Matt Hudson, CEO Denver Market Stats


We would be remiss in not acknowledging what a tumultuous, maybe even bizzare year 2020 was, with Denver being no exception. The virus, the shutdowns of business and schools, social unrest, economy questions and political turmoil of epic proportions.

We also saw, in many cases, families spending more time together.

Work shifted from lengthy commutes to a quick walk to the spare bedroom in pajamas.

We began to see population movement away from some cities to smaller towns where community might be found.

We saw more golfing, camping and mountain biking in Colorado than ever before.

We saw unprecedented movement in the Denver real estate market and the markets around the country fueled by adaptation to the demands, and in some cases flexibility of work and school from home. 

Whether or not migration for community or lifestyle continues in 2021, there are fundamentals to the national and local real estate markets that most likely mean continued appreciation in home values, and Denver is no exception.


Here are some quick stats for the 2020 Denver Metro real estate market. 

The overall residential real estate market appreciated by approximately 9% this last year, only slightly above the last 5 year average. The sold price of the average single-family-home however, accelerated in appreciation the last 6 months of the year and was up as much as 18% year over year in October, hitting an all time high of $614,000.

A record of more than 57,000 homes sold in 2020, or a 7% increase over 2019.

The confluence of events including continued Colorado population increase, rapid rebound in economic optimism, increased demand from lifestyle changes for many households and further decline in interest rates drove demand and skyrocketing prices.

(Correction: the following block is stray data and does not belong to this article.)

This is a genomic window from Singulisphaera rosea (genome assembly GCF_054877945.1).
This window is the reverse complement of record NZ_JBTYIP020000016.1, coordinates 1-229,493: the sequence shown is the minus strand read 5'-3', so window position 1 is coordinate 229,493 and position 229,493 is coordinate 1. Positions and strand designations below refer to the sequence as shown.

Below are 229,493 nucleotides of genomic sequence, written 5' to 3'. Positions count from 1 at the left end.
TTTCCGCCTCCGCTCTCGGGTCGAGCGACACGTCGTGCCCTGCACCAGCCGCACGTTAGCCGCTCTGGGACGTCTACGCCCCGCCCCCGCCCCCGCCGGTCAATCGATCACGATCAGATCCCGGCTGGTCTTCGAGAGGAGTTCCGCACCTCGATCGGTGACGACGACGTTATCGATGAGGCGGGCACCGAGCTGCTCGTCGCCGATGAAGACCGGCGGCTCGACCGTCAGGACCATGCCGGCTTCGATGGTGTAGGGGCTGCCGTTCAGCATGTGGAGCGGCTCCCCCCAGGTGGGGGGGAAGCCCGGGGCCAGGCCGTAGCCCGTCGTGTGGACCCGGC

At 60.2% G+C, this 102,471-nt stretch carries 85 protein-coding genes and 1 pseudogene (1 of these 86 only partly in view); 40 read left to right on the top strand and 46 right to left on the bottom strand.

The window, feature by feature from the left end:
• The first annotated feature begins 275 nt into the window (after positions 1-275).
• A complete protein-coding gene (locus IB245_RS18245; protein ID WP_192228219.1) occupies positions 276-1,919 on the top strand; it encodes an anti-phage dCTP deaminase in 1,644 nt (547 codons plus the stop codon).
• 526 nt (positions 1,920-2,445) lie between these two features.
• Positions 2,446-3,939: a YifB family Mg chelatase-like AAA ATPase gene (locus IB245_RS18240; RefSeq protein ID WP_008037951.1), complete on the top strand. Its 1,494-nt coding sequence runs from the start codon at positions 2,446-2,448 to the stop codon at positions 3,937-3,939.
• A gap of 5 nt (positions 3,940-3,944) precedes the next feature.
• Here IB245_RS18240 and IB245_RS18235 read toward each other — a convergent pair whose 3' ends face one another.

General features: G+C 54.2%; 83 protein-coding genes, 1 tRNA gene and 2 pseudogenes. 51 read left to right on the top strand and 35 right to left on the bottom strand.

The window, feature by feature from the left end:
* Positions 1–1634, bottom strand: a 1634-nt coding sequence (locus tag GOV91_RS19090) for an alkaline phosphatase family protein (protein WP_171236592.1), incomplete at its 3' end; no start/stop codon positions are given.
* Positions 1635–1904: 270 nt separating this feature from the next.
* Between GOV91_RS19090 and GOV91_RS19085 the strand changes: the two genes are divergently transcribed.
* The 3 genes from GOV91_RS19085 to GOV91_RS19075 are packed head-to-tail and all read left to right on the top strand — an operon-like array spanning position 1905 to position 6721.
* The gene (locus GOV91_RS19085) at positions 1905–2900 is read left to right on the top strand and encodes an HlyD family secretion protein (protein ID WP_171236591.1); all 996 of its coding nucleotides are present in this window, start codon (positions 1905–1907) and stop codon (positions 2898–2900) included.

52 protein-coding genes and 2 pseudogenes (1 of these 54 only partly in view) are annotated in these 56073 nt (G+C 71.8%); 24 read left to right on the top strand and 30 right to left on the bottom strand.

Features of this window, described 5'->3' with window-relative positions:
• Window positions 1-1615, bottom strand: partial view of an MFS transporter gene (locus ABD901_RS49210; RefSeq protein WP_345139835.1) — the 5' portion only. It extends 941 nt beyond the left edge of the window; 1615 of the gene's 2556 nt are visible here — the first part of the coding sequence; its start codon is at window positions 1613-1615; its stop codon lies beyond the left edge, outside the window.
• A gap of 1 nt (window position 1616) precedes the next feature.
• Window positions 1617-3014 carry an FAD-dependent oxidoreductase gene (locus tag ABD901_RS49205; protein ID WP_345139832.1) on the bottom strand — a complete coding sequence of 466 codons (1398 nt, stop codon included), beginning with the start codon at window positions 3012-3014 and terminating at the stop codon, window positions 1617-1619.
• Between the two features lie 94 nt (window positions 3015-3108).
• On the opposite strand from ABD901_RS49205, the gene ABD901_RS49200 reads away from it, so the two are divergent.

Increased demand, not a shortage of supply drove the market conditions in 2020. 

Approximately the same number of homes were listed for sale in 2020 as 2019 and about 2% more than the last 3 year average, at 65,000 homes.


Interest rates remain in the mid 2% range for a 30-year fixed loan and we have started the year with a very low supply of homes. 

With migration to Colorado expected to put continued pressure on existing inventory, we expect to see appreciation in home prices throughout the front range. If interest rates remain low, expect Denver home prices to see a year over year increase by at least 6% in 2021.

No one can predict the outcomes of continued political turmoil, policy changes, public health decisions or the economy. What we can confidently say is the Colorado real estate market has all of the conditions poised for a year of home value appreciation. 


What does that mean for the long term? 

Demand is driven by a number of factors, but the biggest is the access to affordable capital, or low interest rates. As interest rates eventually rise, demand will start to soften, inventory will increase and we will be in a more balanced market. Prices will level out to lower single digit appreciation and in some areas, we may eventually see a pull back in prices. Note: we would need 6-8 times the current inventory for this to begin to occur. 

But remember, there will always be the equation of supply and demand. Colorado is the 4th youngest state in the country with a population that is driven to stay put and be homeowners. In the next 25 years, Colorado’s population is expected to grow by another 40% at a 2.2 million increase. More than 1.8 million of those residents are expected to settle along the front range and almost 1 million of those in Denver proper. 

Regardless of interest rate changes, this population increase will put continued pressure on demand and home prices. Colorado real estate may be one of the best long-term investments in the country.